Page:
Some pesticides will take longer to break down than others; the outcome will depend on both the pesticide and the environment
Canada uses over 35 million kilograms of pesticide active ingredients per year,” says Dr. Annemieke Farenhorst, a soil science professor at the University of Manitoba. Farenhorst studies the persistence and transport of agrichemicals — including pesticides — in soil, water, and air.
Some active ingredients break down more quickly than others.
Pesticide break down
How quickly a pesticide will break down depends on both the pesticide and the environment.
Exposed to sunlight and other microorganisms, some pesticide molecules break down in a few hours. But, Farenhorst says, “Other pesticide molecules are persistent in the environment. Some have been known to persist for decades.”
These long-lasting pesticides can wind up in the air, water, soil and living organisms. “This distribution results in some pesticides being widely present in the environment,” Farenhorst says. “This is one reason why it’s difficult deal with contamination.”
To stop contamination applicators need to keep the pesticide where it’s applied.
Pesticides can be most difficult to contain when they enter ground water, where they have an opportunity to travel to other locations.
Of course, even without traveling, pesticides are not wanted in ground water. “About one in four Canadians rely on groundwater for their drinking water,” said Farenhorst.
As well, in surface waters, Farenhorst says, “pesticides are retained onto suspended or bottom sediments. This can prolong their persistence, as once they’re retained by solids, it’s more difficult for microorganisms to break down the chemicals.
There are many ways to prevent water contamination, such as reducing soil erosion and creating buffer strips to help prevent water and sediments from reaching surface waters.
“Building up soil organic matter levels helps retain pesticides into the soil,” says Farenhorst. There, they can be broken down, reducing the risk that they’ll reach ground water.
And of course, using fewer pesticides also lowers the risk of contamination.
“Avoiding pesticide over-application and practices that lead to weed resistance will generally reduce the release of pesticides in and risks to the environment.”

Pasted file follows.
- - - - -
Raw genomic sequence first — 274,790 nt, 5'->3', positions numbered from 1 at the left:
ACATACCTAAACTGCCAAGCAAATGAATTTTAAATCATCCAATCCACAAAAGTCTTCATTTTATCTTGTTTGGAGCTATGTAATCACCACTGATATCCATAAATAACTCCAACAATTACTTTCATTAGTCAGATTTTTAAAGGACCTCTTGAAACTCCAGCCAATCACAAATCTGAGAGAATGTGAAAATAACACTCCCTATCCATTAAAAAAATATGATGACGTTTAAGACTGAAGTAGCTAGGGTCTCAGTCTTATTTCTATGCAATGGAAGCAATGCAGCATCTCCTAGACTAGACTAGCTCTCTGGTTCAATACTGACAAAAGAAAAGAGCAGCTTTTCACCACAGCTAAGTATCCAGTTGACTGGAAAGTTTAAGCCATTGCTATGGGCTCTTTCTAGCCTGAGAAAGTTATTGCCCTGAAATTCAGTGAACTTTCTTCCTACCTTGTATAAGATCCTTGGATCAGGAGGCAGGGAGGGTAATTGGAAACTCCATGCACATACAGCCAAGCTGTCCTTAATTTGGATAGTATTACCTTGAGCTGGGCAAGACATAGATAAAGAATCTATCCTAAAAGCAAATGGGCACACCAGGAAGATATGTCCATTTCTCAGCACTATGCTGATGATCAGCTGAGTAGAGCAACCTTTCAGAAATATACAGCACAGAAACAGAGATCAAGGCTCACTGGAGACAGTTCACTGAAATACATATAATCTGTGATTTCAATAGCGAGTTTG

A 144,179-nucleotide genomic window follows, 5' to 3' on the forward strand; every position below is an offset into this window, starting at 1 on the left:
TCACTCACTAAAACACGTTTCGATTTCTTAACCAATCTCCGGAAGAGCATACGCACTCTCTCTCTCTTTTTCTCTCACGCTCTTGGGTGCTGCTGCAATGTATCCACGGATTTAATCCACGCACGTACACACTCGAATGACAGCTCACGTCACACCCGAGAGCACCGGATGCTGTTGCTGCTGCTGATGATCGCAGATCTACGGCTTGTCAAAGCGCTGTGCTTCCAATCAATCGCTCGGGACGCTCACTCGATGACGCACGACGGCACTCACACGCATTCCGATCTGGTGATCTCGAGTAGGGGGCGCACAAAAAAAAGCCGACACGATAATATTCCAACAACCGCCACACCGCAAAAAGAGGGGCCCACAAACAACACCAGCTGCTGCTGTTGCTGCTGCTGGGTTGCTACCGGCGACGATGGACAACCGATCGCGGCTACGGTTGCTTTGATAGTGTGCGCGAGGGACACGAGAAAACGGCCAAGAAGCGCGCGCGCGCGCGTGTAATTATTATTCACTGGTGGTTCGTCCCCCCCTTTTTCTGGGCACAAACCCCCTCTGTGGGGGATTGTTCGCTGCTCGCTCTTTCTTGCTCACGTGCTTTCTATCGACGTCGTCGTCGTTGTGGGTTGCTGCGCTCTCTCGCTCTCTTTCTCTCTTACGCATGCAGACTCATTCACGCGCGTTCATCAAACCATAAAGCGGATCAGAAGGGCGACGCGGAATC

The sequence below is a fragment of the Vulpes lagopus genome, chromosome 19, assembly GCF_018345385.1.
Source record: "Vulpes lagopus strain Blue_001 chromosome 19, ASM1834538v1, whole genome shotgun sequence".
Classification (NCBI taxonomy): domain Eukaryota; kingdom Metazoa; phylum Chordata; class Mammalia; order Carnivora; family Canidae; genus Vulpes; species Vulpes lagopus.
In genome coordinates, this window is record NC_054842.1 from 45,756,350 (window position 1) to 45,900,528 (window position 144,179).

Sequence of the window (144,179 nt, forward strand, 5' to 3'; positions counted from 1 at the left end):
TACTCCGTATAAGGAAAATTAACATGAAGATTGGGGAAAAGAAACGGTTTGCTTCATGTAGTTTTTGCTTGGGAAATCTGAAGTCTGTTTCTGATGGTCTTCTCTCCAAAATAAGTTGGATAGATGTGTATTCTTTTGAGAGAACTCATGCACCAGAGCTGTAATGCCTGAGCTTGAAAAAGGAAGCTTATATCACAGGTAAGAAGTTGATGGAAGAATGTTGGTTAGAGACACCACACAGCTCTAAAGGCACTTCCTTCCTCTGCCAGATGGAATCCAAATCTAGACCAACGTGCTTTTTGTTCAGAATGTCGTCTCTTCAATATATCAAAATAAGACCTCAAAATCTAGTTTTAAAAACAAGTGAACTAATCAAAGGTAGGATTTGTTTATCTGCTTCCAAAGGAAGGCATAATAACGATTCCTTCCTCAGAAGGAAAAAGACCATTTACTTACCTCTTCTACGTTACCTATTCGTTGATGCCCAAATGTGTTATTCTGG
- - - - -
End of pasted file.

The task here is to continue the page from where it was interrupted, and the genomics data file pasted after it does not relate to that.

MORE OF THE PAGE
While there are several actions famers can take, Farenhorst says, “Pesticide contamination can’t be solely controlled by specific on-farm practices, even if a farmer is following all the recommended practices.
“For example,” she says, “spray drift and post-volatilization losses (the movement of pesticides into the air following application) from other farms will allow pesticide residues to enter the atmosphere. These pesticide residues can be transported short or long distances and then be re-deposited on other soils or surface waters.”
According to Dr. Jeanette Gaultier, pesticides minor use and regulatory specialist, Manitoba Agriculture, Food, and Rural Initiatives (MAFRI), leaching of pesticides is not a major problem on Prairie soils, “due to our low average annual precipitation.”
The widespread adoption of conservation till and no-till by Prairie farmers is one of the best management practices to minimize the risk of spring surface runoff of pesticides from fields, said Gaultier. Crop residues act as a barrier to slow water and soluble compounds movement from fields.
“Crop residues also reduce soil loss by wind and water erosion, which may contain soil-bound herbicide residues,” said Gaultier. “Producers in the Prairie pothole region can also use two-to-five metre wide buffer strips around riparian and other sensitive areas to reduce soluble and soil-bound pesticide runoff.
Gaultier also notes the shift from to relatively non-residual pre- and post-emergent pesticides. “Some of the more residual products are still used in specialty crops or to combat known populations of herbicide-tolerant weeds. However, producers in flood prone areas tend to avoid their use, as pesticide loss from their fields is also lost dollars from their pocket book.” †